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Tali Sarnetzky: Rising Above Difficulty

“A blind person is a human being who happens to be blind not a blind being who happens to be human.” – Tali Sarnestzky.

Tali lost her sight at the age of three. But she won a battle against cancer in the process. Since then, she’s gone on to win many of life’s battles. And it’s all being through sheer courage and determination. During a routine interview, we learned six valuable lessons about being human from Tali and we’d like to share them with you.

Tali holding up a glass of beer and smiling.
Tali Sarnetzky

1. A disability doesn’t define a person.

You might have heard this phrase before. What does it really mean though? Growing up, Tali had lots of friends, some of whom had disabilities. Tali and her friends were brave enough to accept who they were, and in doing so, they realized that having a disability didn’t mean their lives had to go a certain way.

They understood that they could define paths for themselves however they wanted. As long as they put their minds to it, they could achieve it. In line with this epiphany, Tali and her friends came up with the saying “A blind person is a human being who happens to be blind not a blind being who happens to be human.”

2. Success is relative

What is the ultimate measure of success? It’s quite likely your answer may be different from someone else’s. We asked Tali about notable achievements in her life and she cheerfully replied,

“Going to high school and college — I consider graduating college an achievement”.

Tali went on to explain that graduating from college was something she wanted to do and she did it. For her, graduating with a degree in Literature from a university in the United States was a notable achievement.

3. Accessibility Is Empathy

Tali believes that accessibility is much more than installing ramps at supermarkets and accessible parking. She believes that if she were to walk into a restaurant and the store attendant walked up to her to find out how they could be of assistance; that is accessibility.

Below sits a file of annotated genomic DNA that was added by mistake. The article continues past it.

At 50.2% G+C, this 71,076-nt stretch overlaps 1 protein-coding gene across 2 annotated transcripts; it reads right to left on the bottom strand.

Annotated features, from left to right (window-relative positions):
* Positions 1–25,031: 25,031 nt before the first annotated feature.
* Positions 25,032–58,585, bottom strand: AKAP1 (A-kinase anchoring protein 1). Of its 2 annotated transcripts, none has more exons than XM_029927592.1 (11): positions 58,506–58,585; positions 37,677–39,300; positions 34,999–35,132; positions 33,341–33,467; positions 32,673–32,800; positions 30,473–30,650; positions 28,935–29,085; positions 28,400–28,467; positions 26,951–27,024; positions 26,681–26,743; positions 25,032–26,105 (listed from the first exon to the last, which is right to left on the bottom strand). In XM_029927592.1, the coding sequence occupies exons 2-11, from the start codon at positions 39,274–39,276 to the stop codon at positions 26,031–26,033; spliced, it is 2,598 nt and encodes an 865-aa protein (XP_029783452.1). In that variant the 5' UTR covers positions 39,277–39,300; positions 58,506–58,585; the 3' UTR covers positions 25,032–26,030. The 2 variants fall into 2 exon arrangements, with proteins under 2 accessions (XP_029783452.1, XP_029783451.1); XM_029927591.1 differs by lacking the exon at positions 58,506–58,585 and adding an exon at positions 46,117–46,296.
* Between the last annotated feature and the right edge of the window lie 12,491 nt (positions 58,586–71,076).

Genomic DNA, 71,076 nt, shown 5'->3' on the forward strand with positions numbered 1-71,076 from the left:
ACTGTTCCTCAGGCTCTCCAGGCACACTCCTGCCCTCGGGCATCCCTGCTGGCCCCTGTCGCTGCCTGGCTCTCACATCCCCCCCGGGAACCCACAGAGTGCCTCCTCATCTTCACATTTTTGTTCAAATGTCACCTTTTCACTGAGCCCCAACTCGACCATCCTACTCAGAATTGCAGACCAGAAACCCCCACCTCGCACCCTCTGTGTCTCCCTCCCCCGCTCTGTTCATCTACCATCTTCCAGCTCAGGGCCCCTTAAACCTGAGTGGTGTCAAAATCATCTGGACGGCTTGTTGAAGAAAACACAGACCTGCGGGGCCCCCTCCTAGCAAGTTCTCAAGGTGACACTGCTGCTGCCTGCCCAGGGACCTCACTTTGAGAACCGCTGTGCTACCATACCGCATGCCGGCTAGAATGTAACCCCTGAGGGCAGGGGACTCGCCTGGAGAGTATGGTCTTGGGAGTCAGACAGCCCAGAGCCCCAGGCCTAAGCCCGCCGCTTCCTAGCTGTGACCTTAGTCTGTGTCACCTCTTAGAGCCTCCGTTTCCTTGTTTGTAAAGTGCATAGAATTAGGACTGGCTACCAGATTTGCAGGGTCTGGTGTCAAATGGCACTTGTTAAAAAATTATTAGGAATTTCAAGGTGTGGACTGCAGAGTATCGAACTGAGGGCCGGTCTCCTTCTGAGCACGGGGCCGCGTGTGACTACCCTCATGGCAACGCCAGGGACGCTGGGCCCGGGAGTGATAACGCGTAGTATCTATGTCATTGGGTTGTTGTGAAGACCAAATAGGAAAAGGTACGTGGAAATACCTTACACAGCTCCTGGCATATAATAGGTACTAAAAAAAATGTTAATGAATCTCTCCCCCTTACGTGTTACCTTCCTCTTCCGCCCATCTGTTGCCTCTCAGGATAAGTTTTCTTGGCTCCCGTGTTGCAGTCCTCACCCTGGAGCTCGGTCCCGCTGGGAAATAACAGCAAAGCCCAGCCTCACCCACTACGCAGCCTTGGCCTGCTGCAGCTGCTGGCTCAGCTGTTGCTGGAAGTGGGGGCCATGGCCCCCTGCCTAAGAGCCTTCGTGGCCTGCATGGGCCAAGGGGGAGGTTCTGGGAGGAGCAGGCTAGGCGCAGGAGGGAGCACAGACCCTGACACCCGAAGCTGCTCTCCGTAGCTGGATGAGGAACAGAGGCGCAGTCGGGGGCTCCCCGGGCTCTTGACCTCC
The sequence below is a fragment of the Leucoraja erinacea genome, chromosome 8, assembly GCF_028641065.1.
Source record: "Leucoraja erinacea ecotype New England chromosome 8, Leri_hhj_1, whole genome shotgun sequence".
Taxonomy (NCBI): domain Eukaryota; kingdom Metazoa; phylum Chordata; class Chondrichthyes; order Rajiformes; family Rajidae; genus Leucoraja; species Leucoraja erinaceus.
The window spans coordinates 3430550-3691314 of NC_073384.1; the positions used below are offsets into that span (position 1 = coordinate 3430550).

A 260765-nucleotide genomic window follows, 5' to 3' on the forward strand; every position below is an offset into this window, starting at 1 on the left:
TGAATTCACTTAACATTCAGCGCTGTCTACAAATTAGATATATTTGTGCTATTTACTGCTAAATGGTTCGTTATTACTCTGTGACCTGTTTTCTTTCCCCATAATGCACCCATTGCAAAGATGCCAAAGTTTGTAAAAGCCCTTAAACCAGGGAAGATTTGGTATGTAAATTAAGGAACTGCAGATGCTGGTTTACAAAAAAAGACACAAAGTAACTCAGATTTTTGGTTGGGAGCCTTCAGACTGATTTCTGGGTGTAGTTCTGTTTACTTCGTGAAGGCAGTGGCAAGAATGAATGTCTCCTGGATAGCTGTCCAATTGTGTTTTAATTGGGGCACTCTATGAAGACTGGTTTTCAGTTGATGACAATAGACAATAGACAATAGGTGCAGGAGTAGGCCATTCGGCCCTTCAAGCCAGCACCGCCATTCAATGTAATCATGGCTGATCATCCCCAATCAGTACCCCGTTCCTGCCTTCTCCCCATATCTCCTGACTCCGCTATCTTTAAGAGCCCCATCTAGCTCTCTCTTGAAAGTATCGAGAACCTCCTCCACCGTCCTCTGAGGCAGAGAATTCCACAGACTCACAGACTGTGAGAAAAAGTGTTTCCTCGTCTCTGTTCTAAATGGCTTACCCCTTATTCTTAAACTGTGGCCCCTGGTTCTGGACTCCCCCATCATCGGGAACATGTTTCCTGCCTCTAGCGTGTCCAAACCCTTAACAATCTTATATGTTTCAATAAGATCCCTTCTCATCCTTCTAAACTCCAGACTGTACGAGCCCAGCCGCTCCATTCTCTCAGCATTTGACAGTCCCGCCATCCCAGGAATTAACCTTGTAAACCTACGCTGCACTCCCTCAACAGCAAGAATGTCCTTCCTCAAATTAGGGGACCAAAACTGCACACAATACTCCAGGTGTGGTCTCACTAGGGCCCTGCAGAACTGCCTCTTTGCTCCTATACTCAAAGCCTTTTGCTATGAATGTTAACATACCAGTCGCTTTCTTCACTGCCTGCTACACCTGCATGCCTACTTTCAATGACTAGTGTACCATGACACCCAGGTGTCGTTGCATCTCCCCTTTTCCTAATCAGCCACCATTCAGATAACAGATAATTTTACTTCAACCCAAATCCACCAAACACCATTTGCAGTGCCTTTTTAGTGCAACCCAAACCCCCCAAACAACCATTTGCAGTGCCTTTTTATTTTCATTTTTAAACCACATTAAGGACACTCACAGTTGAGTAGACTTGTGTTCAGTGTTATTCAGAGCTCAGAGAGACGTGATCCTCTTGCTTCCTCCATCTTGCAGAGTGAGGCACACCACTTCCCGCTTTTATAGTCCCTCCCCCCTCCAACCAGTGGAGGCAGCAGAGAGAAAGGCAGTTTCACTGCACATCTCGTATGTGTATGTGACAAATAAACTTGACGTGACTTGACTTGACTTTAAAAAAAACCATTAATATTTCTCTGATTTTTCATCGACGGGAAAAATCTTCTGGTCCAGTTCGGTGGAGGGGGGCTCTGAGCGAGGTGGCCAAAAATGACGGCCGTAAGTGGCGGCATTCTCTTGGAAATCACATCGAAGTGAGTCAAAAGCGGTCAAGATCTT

The empathy shown by one human being to another, not the robotic behavior people exhibit simply because they’ve complied with accessibility regulations. For Tali, accessibility is about showing that you know the person with a disability is human like you and offering to help when and where you can.

4. Be inspired to inspire others.

When asked about her greatest inspirations, Tali said her parents were her biggest source of inspiration.

“They were consistent and they led by example. It made me feel like I could trust whatever they told me. It made learning from them easy and practical.”

Tali explained that she’s also inspired by the actor — Sir Anthony Hopkins because of his acting style. “Watching Silence of the lambs was fascinating because I felt like I could really get something from the experience of watching a movie”, Tali explained.

Tali is also inspired by Access Israel, an organization that empowers and supports people with disabilities in Israel. They also advocate for a change in societal attitude towards people with disabilities — by encouraging people to have conversations with and listen to people with disabilities. Tali noted that drawing strength from her inspirations was pivotal for her achievements and successes.

5. Being independent is a choice.

Independence isn’t defined by not needing help, rather, it is the practice of deciding when you want to do things on your own. For Tali, this definition of independence holds true. She’s happy to be able to do things on her own — like traveling abroad for college — but she also welcomes assistance when she needs it.

Tali also notes that using a website screen reader to access the internet is crucial to her independent lifestyle. She enjoys surfing the web and reading insightful articles.

6. Find the courage to live above difficulty.

Growing up, Tali experienced challenges at various times. It wasn’t easy figuring life out as a blind adolescent girl. But she had a support system to encourage and inspire her. Her advice for people with disabilities who are going through rough patches is:

“You won’t break, you won’t die. You will be depressed, frustrated, and may be in despair, but life is stronger than all of this. If you have a good support system, great determination, and good professional help, then you’ll be okay.”

Closing Thoughts

Tali currently works at the Israeli power company as a secretary and she is Equally AI’s consultant on enhancing experiences for people with disabilities. A big part of what makes her successful at her job are the humans with empathy who design accessible interfaces for the web. 

As humans, accessibility should be a part of who we are. We shouldn’t need regulations in order to show empathy and kindness to people with disabilities. Making your website accessible may seem like a small step for you but it is a giant leap in the right direction — making the internet accessible to people with disabilities. 

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